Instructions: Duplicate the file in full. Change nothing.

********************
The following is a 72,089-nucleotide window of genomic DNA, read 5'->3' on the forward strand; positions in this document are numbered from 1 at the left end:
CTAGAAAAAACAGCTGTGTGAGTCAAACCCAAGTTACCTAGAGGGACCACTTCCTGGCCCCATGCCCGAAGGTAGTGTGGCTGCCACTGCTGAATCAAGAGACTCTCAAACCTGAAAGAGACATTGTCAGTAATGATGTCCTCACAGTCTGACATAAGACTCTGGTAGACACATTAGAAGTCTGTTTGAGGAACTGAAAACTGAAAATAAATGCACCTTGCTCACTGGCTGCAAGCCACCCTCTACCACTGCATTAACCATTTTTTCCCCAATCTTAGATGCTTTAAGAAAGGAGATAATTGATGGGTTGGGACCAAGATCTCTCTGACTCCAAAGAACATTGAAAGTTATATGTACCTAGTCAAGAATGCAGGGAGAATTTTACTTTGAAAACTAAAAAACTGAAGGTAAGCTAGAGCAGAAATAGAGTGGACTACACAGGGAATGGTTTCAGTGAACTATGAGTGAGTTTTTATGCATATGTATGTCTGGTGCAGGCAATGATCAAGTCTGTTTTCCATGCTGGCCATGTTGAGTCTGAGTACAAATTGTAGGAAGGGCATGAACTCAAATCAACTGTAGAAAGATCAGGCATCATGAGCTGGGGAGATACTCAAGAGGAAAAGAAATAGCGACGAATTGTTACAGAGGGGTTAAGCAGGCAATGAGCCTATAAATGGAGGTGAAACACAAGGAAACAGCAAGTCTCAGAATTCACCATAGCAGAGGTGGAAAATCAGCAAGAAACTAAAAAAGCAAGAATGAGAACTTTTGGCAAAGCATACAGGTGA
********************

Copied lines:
The following is a 72,089-nucleotide window of genomic DNA, read 5'->3' on the forward strand; positions in this document are numbered from 1 at the left end:
CTAGAAAAAACAGCTGTGTGAGTCAAACCCAAGTTACCTAGAGGGACCACTTCCTGGCCCCATGCCCGAAGGTAGTGTGGCTGCCACTGCTGAATCAAGAGACTCTCAAACCTGAAAGAGACATTGTCAGTAATGATGTCCTCACAGTCTGACATAAGACTCTGGTAGACACATTAGAAGTCTGTTTGAGGAACTGAAAACTGAAAATAAATGCACCTTGCTCACTGGCTGCAAGCCACCCTCTACCACTGCATTAACCATTTTTTCCCCAATCTTAGATGCTTTAAGAAAGGAGATAATTGATGGGTTGGGACCAAGATCTCTCTGACTCCAAAGAACATTGAAAGTTATATGTACCTAGTCAAGAATGCAGGGAGAATTTTACTTTGAAAACTAAAAAACTGAAGGTAAGCTAGAGCAGAAATAGAGTGGACTACACAGGGAATGGTTTCAGTGAACTATGAGTGAGTTTTTATGCATATGTATGTCTGGTGCAGGCAATGATCAAGTCTGTTTTCCATGCTGGCCATGTTGAGTCTGAGTACAAATTGTAGGAAGGGCATGAACTCAAATCAACTGTAGAAAGATCAGGCATCATGAGCTGGGGAGATACTCAAGAGGAAAAGAAATAGCGACGAATTGTTACAGAGGGGTTAAGCAGGCAATGAGCCTATAAATGGAGGTGAAACACAAGGAAACAGCAAGTCTCAGAATTCACCATAGCAGAGGTGGAAAATCAGCAAGAAACTAAAAAAGCAAGAATGAGAACTTTTGGCAAAGCATACAGGTGA